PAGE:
Violinist to help start ASO season

Armenian violin concerto, Brahms' Symphony No. 2 among pieces on program


September 27, 2001|By Phil Greenfield | Phil Greenfield,SPECIAL TO THE SUN

And still they come.

Itzhak Perlman and Pinchas Zukerman are now grand old men of the violin, with a burgeoning younger generation - Gil Shaham, Midori, Nadja Salerno-Sonnenberg, Hilary Hahn, Joshua Bell, Pamela Frank, Maxim Vengerov, Cho-Liang Lin, Kennedy, Sarah Chang, and the rest - already installed alongside them at the pinnacle of their profession.

Can the market bear additional violinists?

Well, why not? Musical talent is rather like pitching: You can't have too much of it.

So adding her name to the mix these days is Icelandic violinist Judith Ingolfsson, who comes to Maryland Hall for the Creative Arts in the state capital this weekend to open the 2001-2002 season with Leslie B. Dunner's Annapolis Symphony Orchestra.

Ingolfsson will play the vital and exotic Violin Concerto of 20th-century Armenian composer Aram Khatchaturian.

Symphony No. 2 by Brahms and "Kickoff," a bracing six-minute curtain-raiser by Pittsburgh-based composer David Stock, round out the program.

Ingolfsson is the 1998 Gold Medal winner of the International Violin Concerto Competition of Indianapolis, one of the most prestigious prizes a violinist can win.

An up-and-coming virtuoso, Ingolfsson made her debut at New York's Carnegie Hall in the spring of 2000. She has performed solos with the Philadelphia Orchestra under Wolfgang Sawallisch and with the orchestras of St. Louis, Indianapolis, San Diego and Kansas City.

An active recitalist in the United States and Europe, Ingolfsson is scheduled to make her debut with the National Symphony this season under Leonard Slatkin's direction.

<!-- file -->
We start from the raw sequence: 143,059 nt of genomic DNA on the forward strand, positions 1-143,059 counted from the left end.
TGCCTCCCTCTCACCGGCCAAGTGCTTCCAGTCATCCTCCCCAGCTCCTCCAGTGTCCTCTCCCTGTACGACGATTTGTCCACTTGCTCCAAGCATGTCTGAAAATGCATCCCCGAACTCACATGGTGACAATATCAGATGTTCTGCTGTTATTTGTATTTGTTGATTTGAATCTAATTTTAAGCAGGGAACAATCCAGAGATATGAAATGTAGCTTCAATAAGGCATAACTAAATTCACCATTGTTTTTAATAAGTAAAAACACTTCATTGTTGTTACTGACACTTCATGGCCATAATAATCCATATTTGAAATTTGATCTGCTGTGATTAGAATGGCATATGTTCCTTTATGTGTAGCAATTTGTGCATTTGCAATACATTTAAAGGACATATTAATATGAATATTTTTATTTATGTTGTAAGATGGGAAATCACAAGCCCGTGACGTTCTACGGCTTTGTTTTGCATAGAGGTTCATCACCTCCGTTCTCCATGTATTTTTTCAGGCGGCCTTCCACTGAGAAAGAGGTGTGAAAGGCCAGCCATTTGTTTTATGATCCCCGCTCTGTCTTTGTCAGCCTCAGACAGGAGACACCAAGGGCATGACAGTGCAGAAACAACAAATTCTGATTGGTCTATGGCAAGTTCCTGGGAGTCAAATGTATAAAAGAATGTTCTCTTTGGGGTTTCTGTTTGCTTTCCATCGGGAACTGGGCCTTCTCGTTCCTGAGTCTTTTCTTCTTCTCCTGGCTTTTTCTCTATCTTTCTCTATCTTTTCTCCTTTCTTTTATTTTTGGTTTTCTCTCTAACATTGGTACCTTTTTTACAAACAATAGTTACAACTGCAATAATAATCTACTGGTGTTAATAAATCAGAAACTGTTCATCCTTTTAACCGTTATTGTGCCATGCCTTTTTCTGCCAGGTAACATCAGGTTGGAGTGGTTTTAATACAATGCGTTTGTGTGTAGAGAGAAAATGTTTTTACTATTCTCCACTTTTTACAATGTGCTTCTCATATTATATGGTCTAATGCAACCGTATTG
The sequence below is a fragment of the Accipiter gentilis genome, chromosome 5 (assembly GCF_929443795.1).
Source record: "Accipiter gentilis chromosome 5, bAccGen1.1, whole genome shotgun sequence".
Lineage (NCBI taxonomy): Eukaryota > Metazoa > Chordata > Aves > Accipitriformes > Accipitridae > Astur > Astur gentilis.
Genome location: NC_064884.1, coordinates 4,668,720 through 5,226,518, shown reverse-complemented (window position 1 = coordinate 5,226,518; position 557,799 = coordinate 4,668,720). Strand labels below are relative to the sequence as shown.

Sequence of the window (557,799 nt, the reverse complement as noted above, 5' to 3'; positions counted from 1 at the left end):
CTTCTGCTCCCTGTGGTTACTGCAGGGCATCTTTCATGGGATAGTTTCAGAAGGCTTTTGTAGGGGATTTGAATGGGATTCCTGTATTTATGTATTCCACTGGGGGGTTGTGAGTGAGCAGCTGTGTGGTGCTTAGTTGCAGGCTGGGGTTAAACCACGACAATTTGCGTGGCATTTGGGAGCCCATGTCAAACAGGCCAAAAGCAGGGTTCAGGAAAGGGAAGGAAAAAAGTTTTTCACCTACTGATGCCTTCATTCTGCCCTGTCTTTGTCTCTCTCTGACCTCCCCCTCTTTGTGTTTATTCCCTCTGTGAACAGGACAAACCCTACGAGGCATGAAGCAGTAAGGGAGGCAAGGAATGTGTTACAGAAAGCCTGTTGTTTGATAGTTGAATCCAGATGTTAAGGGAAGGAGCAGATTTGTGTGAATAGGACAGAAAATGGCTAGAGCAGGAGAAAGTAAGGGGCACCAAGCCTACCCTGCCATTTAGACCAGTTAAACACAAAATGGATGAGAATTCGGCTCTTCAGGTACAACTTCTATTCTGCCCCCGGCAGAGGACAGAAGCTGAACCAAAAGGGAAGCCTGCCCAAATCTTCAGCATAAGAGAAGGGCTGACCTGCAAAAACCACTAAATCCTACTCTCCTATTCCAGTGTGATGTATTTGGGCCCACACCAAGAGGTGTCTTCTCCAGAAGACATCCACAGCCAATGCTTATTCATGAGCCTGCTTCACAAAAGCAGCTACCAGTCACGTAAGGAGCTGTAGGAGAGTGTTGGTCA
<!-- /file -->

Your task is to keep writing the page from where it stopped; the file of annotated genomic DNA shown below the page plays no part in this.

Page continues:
The Khatchaturian concerto, though rather underappreciated, is a first-rate piece: melodic, folksy in its exotic Russian way, and packed with enough technical fireworks to keep a young virtuoso (and her audience) involved and happy.

Unlike Brahms' First Symphony in C minor, over which he slaved for years, the gorgeously sustained melodies of his great Second Symphony, in D major, flowed out of him with relative ease.

"Whether or not I have a pretty symphony I do not know," Brahms wrote. "I will have to ask some wiser people."

Most wise listeners have been enchanted by this symphony since it premiered Dec. 30, 1877, with Hans Richter conducting the Vienna Philharmonic.

It is full of terrific tunes (the second theme of Movement 1 is a dead ringer for Brahms' famous "Lullaby"); the solos for woodwinds and brass contain some of the most eloquent passages ever composed. And a jauntier, more jubilant ending to a symphony has never been written.

The Annapolis Symphony Orchestra has announced that both of this weekend's concerts will be dedicated to the police officers and firefighters of Anne Arundel County. Anyone involved with this type of public service is invited to call the orchestra and arrange seating for either performance.

The Annapolis Symphony opens its 2001-2002 concert season at Maryland Hall for the Creative Arts at 8 p.m. Friday and 8 p.m. Saturday. For tickets and subscriptions, call 410-263-0907 or 410-269-1132.

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